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as he fell i remember reaching for something and i felt like a wall. i kind of stood there and i remember yelling to everybody -- don't run, don't run. >> whether americans are on or off duty hasn't seemed to have made much different in athens -- much difference in athens. >> there was strict security at the u.s. air force base in athens tonight. greek police say that two gunmen riding a motorcycle ambushed an american postal officer as he was driving from the american military mission to the air base. the sergeant was shot in the shoulder and hand. before accelerating away from the attacker. he reached the safety of the base before being rushed to the hospital. his condition is described as good. >> i was hit in the arm, hit in the back. it's been almost 20 months and i still haven't completely recovered physically. i remember looking at the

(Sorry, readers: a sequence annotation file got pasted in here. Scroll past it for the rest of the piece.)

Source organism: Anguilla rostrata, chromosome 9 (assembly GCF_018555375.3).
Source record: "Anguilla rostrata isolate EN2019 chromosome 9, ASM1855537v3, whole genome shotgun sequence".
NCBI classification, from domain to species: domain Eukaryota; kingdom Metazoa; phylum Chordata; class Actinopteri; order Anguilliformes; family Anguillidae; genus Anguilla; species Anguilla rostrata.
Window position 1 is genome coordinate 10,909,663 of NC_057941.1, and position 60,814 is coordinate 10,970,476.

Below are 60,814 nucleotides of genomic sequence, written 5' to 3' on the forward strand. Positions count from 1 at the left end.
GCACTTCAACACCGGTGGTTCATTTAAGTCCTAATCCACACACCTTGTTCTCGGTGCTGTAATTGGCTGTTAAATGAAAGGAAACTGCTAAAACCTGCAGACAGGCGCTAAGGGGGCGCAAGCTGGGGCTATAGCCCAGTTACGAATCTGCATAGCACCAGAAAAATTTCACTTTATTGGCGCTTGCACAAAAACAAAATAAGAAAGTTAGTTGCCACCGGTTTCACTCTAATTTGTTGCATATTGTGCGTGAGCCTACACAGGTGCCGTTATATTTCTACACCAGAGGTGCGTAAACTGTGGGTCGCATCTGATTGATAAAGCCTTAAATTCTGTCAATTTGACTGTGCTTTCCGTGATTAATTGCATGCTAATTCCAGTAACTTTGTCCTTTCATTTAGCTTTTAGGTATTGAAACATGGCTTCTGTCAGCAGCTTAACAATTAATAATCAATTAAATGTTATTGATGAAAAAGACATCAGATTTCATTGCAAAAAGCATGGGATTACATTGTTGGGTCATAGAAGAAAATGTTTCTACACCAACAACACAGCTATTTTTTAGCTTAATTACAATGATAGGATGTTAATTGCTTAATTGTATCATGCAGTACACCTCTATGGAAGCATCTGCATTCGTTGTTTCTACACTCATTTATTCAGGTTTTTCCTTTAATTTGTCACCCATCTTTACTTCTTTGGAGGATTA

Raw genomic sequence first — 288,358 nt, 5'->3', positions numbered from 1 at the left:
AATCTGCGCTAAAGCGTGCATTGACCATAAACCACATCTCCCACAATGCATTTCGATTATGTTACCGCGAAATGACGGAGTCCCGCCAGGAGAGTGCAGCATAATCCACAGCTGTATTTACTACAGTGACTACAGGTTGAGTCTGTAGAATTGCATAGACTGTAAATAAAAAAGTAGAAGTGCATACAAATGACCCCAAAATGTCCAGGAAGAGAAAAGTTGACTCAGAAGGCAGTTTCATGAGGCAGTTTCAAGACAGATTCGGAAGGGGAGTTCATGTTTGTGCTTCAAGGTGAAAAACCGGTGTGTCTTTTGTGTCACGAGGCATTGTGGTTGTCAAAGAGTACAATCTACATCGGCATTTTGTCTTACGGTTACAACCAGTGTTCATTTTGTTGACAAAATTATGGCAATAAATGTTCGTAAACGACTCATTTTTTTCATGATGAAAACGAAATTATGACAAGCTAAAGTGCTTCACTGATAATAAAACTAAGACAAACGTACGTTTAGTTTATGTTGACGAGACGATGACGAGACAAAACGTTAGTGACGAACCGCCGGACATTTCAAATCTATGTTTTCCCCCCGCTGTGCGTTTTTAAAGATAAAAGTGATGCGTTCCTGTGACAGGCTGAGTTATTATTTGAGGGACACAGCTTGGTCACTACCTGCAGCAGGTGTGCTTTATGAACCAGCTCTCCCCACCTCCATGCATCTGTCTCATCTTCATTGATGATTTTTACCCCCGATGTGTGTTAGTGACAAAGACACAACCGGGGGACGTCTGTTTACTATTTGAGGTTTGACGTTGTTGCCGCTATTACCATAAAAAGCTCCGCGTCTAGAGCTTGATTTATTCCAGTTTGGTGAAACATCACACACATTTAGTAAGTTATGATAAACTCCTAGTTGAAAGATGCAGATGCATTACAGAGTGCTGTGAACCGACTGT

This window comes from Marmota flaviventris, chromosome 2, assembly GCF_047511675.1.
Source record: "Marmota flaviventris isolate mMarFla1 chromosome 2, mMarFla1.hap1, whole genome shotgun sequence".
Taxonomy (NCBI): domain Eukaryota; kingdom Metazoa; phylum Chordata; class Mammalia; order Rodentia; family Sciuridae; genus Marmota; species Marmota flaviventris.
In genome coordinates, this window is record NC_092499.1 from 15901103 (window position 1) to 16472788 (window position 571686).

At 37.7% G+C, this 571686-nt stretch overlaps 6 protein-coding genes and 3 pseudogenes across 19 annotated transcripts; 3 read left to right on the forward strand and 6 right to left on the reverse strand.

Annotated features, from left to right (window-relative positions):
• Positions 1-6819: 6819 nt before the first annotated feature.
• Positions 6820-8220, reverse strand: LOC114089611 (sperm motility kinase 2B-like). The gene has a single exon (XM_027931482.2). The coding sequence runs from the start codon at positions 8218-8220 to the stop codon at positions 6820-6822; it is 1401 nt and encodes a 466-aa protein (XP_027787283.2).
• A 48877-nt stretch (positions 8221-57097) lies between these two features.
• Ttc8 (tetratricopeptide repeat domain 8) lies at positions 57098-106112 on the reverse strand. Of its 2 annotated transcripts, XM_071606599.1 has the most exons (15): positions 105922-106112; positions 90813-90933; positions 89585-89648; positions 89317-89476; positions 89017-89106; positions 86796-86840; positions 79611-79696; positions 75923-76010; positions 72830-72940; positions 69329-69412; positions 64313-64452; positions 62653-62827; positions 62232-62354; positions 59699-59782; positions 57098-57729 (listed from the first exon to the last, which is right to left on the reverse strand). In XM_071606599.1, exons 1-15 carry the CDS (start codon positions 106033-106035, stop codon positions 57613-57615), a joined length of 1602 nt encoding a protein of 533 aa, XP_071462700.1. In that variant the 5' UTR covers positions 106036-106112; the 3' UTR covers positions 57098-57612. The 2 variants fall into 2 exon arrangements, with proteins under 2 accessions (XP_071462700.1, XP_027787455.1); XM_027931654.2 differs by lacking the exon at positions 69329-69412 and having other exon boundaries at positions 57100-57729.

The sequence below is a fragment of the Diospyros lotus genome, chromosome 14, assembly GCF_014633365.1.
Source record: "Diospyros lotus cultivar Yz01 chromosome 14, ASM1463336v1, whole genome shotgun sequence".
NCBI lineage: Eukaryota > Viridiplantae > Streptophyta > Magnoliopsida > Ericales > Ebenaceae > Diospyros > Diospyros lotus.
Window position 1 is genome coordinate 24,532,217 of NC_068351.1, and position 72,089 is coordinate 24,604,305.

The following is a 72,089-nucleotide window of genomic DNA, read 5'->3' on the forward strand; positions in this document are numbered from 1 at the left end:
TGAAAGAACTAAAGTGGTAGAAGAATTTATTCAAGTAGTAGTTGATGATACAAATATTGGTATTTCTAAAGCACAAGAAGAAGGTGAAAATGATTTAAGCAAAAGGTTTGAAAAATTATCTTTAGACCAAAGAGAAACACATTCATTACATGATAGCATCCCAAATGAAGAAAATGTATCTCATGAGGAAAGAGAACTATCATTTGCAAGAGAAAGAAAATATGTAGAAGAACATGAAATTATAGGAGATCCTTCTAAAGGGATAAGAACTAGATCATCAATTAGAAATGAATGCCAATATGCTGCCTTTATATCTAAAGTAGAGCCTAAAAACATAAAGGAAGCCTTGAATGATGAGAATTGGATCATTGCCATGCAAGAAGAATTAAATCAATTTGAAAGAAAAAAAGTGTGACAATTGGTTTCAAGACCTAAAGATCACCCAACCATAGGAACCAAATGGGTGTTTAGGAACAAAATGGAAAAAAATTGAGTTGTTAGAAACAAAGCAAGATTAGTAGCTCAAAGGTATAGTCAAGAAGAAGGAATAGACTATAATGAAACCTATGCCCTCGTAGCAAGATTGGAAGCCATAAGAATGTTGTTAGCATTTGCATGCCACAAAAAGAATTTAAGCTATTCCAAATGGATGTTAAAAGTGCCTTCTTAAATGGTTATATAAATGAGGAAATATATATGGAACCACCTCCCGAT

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windows, all shattered, hoping that they hadn't hit something that would cause me to bleed to death. the mental scars will always be there. as with any of these terrorist attacks and something totally unexpected, something that you -- you just you think it happens to the other guy. you see it on television, here it on the radio, think -- boy, that is nasty, a terrible thing to happen to anybody, but you never really think it's going to happen to you. you just -- something happens to the other guy. >> a terrorist's attitude is usually impersonal, but the results sure are not. just before christmas members of the u.s. military were aboard this train when a bomb exploded in a tunnel. one was seriously injured. then there was the infamous oktoberfest bombing in munich. >> the main blast was heard for miles. killing seven people instantly,